“Our students have over 8,000 access points that allow them to connect to that pipe,” he said. “There are issues with security, speed and cost with going to a wireless network, but we felt the overriding component of this was because there are potential health impacts we felt we should be employing a precautionary principle with respect to this technology on our campus. We view the technology as a convenience, not a necessity on our campus.”
His viewpoint was backed up by Magda Havas, an associate professor in Trent‘s environmental and resource sciences, who outlined a host of studies conducted over the years that point to at the very least increased electrical sensitivity among people exposed to electrical emissions, particularly those generated by cell phones and cell towers, and brain tumours and birth defects at the other end of the impact spectrum.
Referring to Al Gore’s recent documentary on global warming titled An Inconvenient Truth, Havas said research points to “another inconvenient truth and it’s about our exposure to radiation. I think if there’s any myth, it’s that this technology is completely safe.”
Humans have been exposed to radio frequency emissions since the early 1900s, she said. “When radar was first invented in World War ll we found many radar workers came down with radar sickness, which is what we would now classify as electrosensitivity.”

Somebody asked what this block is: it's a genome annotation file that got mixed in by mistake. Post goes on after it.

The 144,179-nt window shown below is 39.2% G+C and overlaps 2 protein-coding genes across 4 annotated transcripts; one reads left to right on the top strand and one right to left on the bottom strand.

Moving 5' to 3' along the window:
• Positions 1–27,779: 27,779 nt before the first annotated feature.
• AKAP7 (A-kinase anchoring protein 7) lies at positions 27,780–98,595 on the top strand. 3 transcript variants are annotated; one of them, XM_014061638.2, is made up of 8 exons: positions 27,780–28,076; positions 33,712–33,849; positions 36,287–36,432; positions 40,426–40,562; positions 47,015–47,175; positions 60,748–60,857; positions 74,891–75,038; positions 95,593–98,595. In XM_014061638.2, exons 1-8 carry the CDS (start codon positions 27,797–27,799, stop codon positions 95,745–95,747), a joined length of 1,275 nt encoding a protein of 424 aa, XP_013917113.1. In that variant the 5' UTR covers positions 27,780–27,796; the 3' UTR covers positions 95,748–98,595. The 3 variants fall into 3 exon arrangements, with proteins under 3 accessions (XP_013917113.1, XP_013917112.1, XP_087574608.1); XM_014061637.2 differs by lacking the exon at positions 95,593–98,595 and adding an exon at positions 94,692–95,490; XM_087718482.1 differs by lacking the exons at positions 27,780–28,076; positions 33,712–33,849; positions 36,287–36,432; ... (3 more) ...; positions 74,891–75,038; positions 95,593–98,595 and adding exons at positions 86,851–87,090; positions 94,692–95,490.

Havas also argued Canadian standards determining safe levels of exposure to electrical and magnetic fields are too lax.
But Robert Bradley, director of consumer and clinical radiation protection at Health Canada, disagreed.
“The documents we’ve produced are well founded,” he said. “They deal with the full body of research that goes back quite a number of years.
“The bottom line is at this point in time, the body of science does not support the issue of health effects related to wireless communication devices, and as long as the networks and the devices respect the standards of Industry Canada, there should be no negative effects.”
At the same time, though, he said, “Where there are suspicions or ongoing research it is prudent to keep an eye on them. You don’t want to put anyone at undue risk, so where you have choices, apply them.”
That’s the City of Toronto‘s policy, said Ronald Macfarlane, supervisor, environmental health assessment and policy in Toronto Public Health. Macfarlane said the city has had a policy of prudent avoidance with respect to cell phone towers since 1999.